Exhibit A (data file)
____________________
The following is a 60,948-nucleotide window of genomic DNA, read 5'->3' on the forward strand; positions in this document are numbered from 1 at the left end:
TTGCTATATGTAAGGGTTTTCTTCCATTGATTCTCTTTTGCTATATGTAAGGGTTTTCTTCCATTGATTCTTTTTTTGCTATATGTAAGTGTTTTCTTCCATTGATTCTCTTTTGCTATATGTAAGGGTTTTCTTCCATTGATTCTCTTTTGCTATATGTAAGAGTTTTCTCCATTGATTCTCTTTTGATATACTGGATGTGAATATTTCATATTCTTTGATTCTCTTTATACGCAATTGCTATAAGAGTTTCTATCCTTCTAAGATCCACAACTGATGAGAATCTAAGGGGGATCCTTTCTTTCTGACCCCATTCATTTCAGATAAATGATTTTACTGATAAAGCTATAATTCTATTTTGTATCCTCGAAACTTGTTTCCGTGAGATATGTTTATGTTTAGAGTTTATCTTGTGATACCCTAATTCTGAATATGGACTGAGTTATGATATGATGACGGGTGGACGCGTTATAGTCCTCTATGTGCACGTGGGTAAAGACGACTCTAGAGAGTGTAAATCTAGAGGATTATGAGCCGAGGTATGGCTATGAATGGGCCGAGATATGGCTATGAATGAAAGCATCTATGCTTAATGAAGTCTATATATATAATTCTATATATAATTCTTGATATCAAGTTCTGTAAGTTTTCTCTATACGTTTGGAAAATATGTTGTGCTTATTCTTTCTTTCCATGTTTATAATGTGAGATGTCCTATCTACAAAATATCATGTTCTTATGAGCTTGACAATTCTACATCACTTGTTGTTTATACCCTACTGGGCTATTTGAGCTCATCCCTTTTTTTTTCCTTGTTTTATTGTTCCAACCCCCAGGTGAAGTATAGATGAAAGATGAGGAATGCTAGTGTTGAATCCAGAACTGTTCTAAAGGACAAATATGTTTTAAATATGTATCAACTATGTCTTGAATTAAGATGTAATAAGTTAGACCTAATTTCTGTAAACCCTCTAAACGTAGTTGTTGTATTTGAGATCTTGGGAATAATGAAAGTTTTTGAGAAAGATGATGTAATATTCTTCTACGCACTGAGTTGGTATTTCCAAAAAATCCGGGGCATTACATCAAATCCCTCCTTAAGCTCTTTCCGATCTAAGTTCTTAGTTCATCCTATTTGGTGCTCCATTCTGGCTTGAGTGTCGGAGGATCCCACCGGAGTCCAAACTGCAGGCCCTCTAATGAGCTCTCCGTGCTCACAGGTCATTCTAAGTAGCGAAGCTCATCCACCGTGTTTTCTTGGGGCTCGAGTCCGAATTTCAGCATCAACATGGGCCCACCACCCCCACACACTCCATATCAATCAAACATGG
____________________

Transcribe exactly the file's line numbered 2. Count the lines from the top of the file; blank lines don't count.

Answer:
TTGCTATATGTAAGGGTTTTCTTCCATTGATTCTCTTTTGCTATATGTAAGGGTTTTCTTCCATTGATTCTTTTTTTGCTATATGTAAGTGTTTTCTTCCATTGATTCTCTTTTGCTATATGTAAGGGTTTTCTTCCATTGATTCTCTTTTGCTATATGTAAGAGTTTTCTCCATTGATTCTCTTTTGATATACTGGATGTGAATATTTCATATTCTTTGATTCTCTTTATACGCAATTGCTATAAGAGTTTCTATCCTTCTAAGATCCACAACTGATGAGAATCTAAGGGGGATCCTTTCTTTCTGACCCCATTCATTTCAGATAAATGATTTTACTGATAAAGCTATAATTCTATTTTGTATCCTCGAAACTTGTTTCCGTGAGATATGTTTATGTTTAGAGTTTATCTTGTGATACCCTAATTCTGAATATGGACTGAGTTATGATATGATGACGGGTGGACGCGTTATAGTCCTCTATGTGCACGTGGGTAAAGACGACTCTAGAGAGTGTAAATCTAGAGGATTATGAGCCGAGGTATGGCTATGAATGGGCCGAGATATGGCTATGAATGAAAGCATCTATGCTTAATGAAGTCTATATATATAATTCTATATATAATTCTTGATATCAAGTTCTGTAAGTTTTCTCTATACGTTTGGAAAATATGTTGTGCTTATTCTTTCTTTCCATGTTTATAATGTGAGATGTCCTATCTACAAAATATCATGTTCTTATGAGCTTGACAATTCTACATCACTTGTTGTTTATACCCTACTGGGCTATTTGAGCTCATCCCTTTTTTTTTCCTTGTTTTATTGTTCCAACCCCCAGGTGAAGTATAGATGAAAGATGAGGAATGCTAGTGTTGAATCCAGAACTGTTCTAAAGGACAAATATGTTTTAAATATGTATCAACTATGTCTTGAATTAAGATGTAATAAGTTAGACCTAATTTCTGTAAACCCTCTAAACGTAGTTGTTGTATTTGAGATCTTGGGAATAATGAAAGTTTTTGAGAAAGATGATGTAATATTCTTCTACGCACTGAGTTGGTATTTCCAAAAAATCCGGGGCATTACATCAAATCCCTCCTTAAGCTCTTTCCGATCTAAGTTCTTAGTTCATCCTATTTGGTGCTCCATTCTGGCTTGAGTGTCGGAGGATCCCACCGGAGTCCAAACTGCAGGCCCTCTAATGAGCTCTCCGTGCTCACAGGTCATTCTAAGTAGCGAAGCTCATCCACCGTGTTTTCTTGGGGCTCGAGTCCGAATTTCAGCATCAACATGGGCCCACCACCCCCACACACTCCATATCAATCAAACATGG